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Hopefully, this post isn’t too weird. Many mystery shows stretch out a larger mystery across multiple episodes or split the series into longer arcs. These would be shows like Death Note or Erased/Boku dake ga Inai Machi. It’s a great way to build intrigue and tension across an entire series. I definitely enjoy watching shows like this, but I often find myself with more of an affinity towards the shorter, bite-sized mysteries.
I grew up reading Sherlock Holmes, so I have a soft spot for shows that follow that same pattern.. Watching a complicated mystery unfold is great, but I think there’s something to be said about a show that gives you the satisfaction of an answer promptly. In honor of that, here’s a list of 5 shows shorter mystery segments that I enjoyed watching.
5. Sakurako-san no Ashimoto ni wa Shitai ga Umatteiru
Centering on the titular Sakurako Kujou, this series follows an eccentric bone expert who solves cases with her expertise. We see the story through her plucky assistant, Shoutarou Tatewaki. I think part of what drew my interest in this series was how active Shoutarou’s role in it is. He’s often seen pushing the story forward or examining his own cases. It was a fun series overall.
Boy does this series make me feel old. Taking place in a dystopian future, the series follows the disgraced detective, Shinjuurou Yuuki, as he solves mysteries to regain his reputation. Joining him is Inga, a mysterious boy who often aids him by forcing his suspects to answer one question truthfully. I liked the dynamic between the main characters in this series, especially given that the mysteries tend to focus around Shinjuurou figuring out the right question to ask.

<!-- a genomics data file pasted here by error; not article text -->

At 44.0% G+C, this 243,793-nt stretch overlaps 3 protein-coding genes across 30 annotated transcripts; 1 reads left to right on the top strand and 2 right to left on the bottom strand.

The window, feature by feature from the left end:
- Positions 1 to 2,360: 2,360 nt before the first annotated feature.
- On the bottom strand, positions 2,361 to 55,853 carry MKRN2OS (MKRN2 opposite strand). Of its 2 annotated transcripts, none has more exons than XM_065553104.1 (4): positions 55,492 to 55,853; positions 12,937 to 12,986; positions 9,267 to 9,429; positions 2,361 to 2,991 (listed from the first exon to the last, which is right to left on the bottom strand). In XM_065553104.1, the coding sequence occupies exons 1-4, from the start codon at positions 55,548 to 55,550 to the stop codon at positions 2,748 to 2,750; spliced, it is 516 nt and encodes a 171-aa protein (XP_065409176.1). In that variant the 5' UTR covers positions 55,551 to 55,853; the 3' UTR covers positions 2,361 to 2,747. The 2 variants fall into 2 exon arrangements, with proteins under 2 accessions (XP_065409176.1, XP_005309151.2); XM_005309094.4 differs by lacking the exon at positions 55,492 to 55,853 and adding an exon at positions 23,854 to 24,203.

I’ve talked this show to death, so I won’t spend too much time here. Most shows in this genre focus on more traditional crimes, full of death and betrayal. I’ve always thought that this series was refreshing for looking at much more mundane mysteries, unveiling the wonder and stories behind everyday life.
2. Dantalian no Shoka
This might be a hard series to sell. The story follows Hugh Anthony Disward, a man who inherits the estate of his recently deceased grandfather. In the manor, he finds a strange girl named Dalian, who maintains the titular library. Contained within that library is a collection of Phantom Books, magical books with a variety of powers. Together with Dalian, Hugh seeks to recover the books that have made it out into the world, solving the mysteries surrounding their new owners.
Kazuya Kujou is a Japanese student transferring into a fancy boarding school in Europe, who is shunned by his classmates for his foreign appearance. While exploring the school’s massive library, he meets a mysterious girl named Victorique on the top floor. Together, the two solve mysteries, largely relying on Victorique’s “fountain of wisdom”.
This series arguably doesn’t belong here because of how the story shifts at about the halfway point. However, the first half of the series fits the bill quite well. It’s probably the most endearing series on this list, and I really liked Victorique as a character.